A note on copolymers
As described above, monofilament fishing lines refer to a single strand of material, but there are also copolymer (multi-strand) lines that offer many of the same features at a similar price, sometimes with even greater maneuverability. . In fact, they are sometimes grouped together or the terms are used interchangeably. Some of the most popular copolymers include:
A Brief History of Monofilament Fishing Lines
“Monofilament”, as the name suggests, consists of a single strand of material – usually nylon. Prior to its introduction, most anglers used opaque, braided lines that required high maintenance. When mono arrived, not only was it relatively inexpensive, but its translucent nature arguably made fish more likely to bite. Not quite coincidentally, the introduction of manageable single strand nylon lines was roughly contemporary with the increased distribution of open face spinning reels, which required a flexible line to prevent line twists. Over time, monofilament lost market share to other specialty options. Nonetheless, it remains a solid choice for a wide variety of presentations for expert anglers, as well as a solid choice for those new to the sport.
What other options are available?
It is important to know all the options to determine which line is best for your application. In the mid-1990s, when many freshwater anglers considered monofilament the only game in town, braided line made a comeback. Specifically, synthetic fibers like Kevlar and Spectra were woven together, usually in four, eight, or 16-ply configurations, to produce an opaque line (although it had much less stretch and much less memory than monofilament). It is generally much smaller in diameter than mono in an even line of force and cuts through vegetation much more cleanly, making it ideal for turning around in grass mats and weaving through thick cover.
Over the next decade, fluorocarbon, usually a single strand of polyvinylidene difluoride, gained traction with many serious anglers. Although it is generally less manageable and much more expensive than monofilament, it also has much less stretch, less visibility and greater abrasion resistance. It has gained ground for a wide variety of presentations, but excels in clear, deep water, especially with finesse techniques like dropshotting. Not only is the low visibility product less likely to scare away reluctant bites, the lack of stretch also ensures better connections with a light line.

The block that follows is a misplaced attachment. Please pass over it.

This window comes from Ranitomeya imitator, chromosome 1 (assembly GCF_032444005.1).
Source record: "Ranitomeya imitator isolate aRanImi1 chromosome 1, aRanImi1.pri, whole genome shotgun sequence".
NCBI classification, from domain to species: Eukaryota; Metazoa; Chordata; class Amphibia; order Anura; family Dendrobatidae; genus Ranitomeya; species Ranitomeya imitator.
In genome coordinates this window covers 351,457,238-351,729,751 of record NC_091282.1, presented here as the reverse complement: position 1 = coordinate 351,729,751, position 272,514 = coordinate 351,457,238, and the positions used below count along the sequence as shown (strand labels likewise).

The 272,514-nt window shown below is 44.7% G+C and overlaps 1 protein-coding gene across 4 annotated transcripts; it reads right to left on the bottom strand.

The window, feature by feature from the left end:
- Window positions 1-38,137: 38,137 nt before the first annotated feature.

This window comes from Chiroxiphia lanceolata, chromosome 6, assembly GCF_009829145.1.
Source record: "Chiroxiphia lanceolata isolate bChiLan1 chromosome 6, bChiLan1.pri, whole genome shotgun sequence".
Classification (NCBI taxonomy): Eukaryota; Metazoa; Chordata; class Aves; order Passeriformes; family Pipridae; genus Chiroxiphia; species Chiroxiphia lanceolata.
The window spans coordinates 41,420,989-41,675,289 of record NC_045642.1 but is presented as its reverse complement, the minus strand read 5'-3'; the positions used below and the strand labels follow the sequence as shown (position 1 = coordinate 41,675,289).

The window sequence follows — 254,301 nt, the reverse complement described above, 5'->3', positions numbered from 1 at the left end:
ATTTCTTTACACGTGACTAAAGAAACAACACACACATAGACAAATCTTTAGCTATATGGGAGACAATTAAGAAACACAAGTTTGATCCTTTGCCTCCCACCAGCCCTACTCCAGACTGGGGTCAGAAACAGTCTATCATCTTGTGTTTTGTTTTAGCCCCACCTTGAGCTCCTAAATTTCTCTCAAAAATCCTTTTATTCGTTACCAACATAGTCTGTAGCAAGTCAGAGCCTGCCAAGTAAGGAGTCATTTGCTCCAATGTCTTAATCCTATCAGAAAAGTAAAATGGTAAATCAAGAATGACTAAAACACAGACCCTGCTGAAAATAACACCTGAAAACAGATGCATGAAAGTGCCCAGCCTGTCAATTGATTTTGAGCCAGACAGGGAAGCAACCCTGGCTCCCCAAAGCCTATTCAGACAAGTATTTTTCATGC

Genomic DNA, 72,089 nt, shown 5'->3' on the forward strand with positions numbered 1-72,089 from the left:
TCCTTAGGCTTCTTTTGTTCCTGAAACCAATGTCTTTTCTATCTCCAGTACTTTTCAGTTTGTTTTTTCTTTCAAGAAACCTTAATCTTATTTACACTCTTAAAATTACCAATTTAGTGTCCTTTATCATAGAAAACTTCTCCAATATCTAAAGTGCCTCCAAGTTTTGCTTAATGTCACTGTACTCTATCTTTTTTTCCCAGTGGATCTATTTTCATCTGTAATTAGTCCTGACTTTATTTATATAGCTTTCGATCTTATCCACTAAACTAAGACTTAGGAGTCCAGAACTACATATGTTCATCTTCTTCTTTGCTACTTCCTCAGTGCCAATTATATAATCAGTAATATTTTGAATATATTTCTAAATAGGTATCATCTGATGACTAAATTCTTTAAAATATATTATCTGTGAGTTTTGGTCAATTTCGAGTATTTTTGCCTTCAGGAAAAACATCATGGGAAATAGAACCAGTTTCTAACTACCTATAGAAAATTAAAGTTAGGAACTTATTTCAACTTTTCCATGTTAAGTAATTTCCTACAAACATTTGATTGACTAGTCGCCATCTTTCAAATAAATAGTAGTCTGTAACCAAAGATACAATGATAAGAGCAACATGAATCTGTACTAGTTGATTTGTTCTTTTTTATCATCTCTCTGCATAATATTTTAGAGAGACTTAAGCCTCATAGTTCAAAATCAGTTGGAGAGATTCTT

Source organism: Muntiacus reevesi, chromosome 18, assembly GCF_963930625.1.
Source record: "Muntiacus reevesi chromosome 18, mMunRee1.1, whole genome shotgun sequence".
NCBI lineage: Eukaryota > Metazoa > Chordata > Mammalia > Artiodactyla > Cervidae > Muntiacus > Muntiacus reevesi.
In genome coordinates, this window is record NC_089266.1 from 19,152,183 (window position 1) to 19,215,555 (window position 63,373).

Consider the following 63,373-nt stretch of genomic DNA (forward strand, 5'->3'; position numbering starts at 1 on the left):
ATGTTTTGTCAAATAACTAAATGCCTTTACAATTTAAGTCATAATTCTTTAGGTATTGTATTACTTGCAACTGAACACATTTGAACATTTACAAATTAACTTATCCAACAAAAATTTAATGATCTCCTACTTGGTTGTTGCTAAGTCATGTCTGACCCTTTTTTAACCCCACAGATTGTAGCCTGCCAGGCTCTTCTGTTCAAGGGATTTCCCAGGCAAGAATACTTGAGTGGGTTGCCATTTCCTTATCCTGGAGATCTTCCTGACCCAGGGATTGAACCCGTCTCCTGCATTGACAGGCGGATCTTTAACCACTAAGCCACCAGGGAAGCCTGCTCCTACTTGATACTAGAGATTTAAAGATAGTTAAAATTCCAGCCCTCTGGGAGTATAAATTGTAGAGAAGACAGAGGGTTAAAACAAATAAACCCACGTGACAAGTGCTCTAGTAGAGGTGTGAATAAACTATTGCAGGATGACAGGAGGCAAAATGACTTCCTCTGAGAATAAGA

There are also “combination” products that combine elements of several types of fishing line. Many anglers get this same benefit by using a braided line as the mainline and then adding a fluorocarbon or monofilament leader.
Q: What size fish can you catch with the 8 pound line?
Giant fish can be caught on an 8 pound test line. IGFA holds world records for different categories of online testing. The current world record for yellowfin caught on an 8-pound test is 87 pounds and 1 ounce. However, the 8-pound line is best suited for smaller fish like bass and trout in areas where abrasion resistance is not needed.
Q: What is the best monofilament fishing line for saltwater?
The best monofilament for saltwater is Berkley Big Game.
Q: Does the color of the fishing line matter?
Fishing lines are available in different colors to suit your needs. Clear is a go-to choice and works well in most conditions. In tinted water, green or camo can be a great option. If you need help seeing your line, some of the high visibility colors are the best choice for this situation.
Final Tips for Finding the Best Monofilament Fishing Lines
Whichever best monofilament fishing line you choose, proper spooling and storage will go a long way to maximizing its effectiveness and longevity. Especially with spinning reels, improper spooling techniques will cause the line to twist and weaken. Whatever type of yarn you use, store it in a cool, dark place, preferably out of direct sunlight or a moldy shelter. You can also treat your lines with a variety of widely available lubricants and conditioners to keep them in top condition.
Finally, a huge advantage of monofilament is that it is generally the least expensive of all line varieties. If in doubt, change it. A fresh line can save you hours of aggravation and may be your only direct link to the fish of your life. Once you’ve found some you like, buy them in bulk to save even more and to make sure you don’t run out at an inconvenient time.